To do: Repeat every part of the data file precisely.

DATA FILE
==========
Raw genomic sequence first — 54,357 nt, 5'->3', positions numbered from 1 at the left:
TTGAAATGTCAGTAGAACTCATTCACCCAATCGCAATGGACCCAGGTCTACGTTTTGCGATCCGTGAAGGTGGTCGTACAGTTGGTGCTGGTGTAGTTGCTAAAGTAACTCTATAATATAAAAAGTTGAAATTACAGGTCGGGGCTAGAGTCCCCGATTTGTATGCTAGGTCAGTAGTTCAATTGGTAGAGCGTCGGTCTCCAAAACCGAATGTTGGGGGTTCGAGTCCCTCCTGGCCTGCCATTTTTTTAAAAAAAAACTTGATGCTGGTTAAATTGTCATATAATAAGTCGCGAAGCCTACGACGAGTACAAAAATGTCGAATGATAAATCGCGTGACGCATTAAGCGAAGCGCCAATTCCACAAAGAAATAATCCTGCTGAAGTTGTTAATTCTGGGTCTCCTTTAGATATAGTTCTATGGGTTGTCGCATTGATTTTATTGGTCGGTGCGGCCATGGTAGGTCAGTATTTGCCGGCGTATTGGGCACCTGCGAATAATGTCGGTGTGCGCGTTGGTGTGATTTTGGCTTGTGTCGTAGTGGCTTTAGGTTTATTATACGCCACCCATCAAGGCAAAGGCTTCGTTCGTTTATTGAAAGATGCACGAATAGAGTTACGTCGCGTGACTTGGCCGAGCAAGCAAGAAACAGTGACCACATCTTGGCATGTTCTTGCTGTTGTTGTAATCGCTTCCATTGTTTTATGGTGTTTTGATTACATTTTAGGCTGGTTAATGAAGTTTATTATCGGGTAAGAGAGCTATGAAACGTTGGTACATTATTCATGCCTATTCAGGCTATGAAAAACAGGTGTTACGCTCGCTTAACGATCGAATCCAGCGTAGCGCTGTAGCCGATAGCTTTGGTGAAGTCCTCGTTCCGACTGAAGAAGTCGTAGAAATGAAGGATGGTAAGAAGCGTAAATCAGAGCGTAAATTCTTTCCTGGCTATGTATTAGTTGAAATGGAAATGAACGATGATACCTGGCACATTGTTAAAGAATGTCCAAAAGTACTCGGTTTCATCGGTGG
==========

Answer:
Raw genomic sequence first — 54,357 nt, 5'->3', positions numbered from 1 at the left:
TTGAAATGTCAGTAGAACTCATTCACCCAATCGCAATGGACCCAGGTCTACGTTTTGCGATCCGTGAAGGTGGTCGTACAGTTGGTGCTGGTGTAGTTGCTAAAGTAACTCTATAATATAAAAAGTTGAAATTACAGGTCGGGGCTAGAGTCCCCGATTTGTATGCTAGGTCAGTAGTTCAATTGGTAGAGCGTCGGTCTCCAAAACCGAATGTTGGGGGTTCGAGTCCCTCCTGGCCTGCCATTTTTTTAAAAAAAAACTTGATGCTGGTTAAATTGTCATATAATAAGTCGCGAAGCCTACGACGAGTACAAAAATGTCGAATGATAAATCGCGTGACGCATTAAGCGAAGCGCCAATTCCACAAAGAAATAATCCTGCTGAAGTTGTTAATTCTGGGTCTCCTTTAGATATAGTTCTATGGGTTGTCGCATTGATTTTATTGGTCGGTGCGGCCATGGTAGGTCAGTATTTGCCGGCGTATTGGGCACCTGCGAATAATGTCGGTGTGCGCGTTGGTGTGATTTTGGCTTGTGTCGTAGTGGCTTTAGGTTTATTATACGCCACCCATCAAGGCAAAGGCTTCGTTCGTTTATTGAAAGATGCACGAATAGAGTTACGTCGCGTGACTTGGCCGAGCAAGCAAGAAACAGTGACCACATCTTGGCATGTTCTTGCTGTTGTTGTAATCGCTTCCATTGTTTTATGGTGTTTTGATTACATTTTAGGCTGGTTAATGAAGTTTATTATCGGGTAAGAGAGCTATGAAACGTTGGTACATTATTCATGCCTATTCAGGCTATGAAAAACAGGTGTTACGCTCGCTTAACGATCGAATCCAGCGTAGCGCTGTAGCCGATAGCTTTGGTGAAGTCCTCGTTCCGACTGAAGAAGTCGTAGAAATGAAGGATGGTAAGAAGCGTAAATCAGAGCGTAAATTCTTTCCTGGCTATGTATTAGTTGAAATGGAAATGAACGATGATACCTGGCACATTGTTAAAGAATGTCCAAAAGTACTCGGTTTCATCGGTGG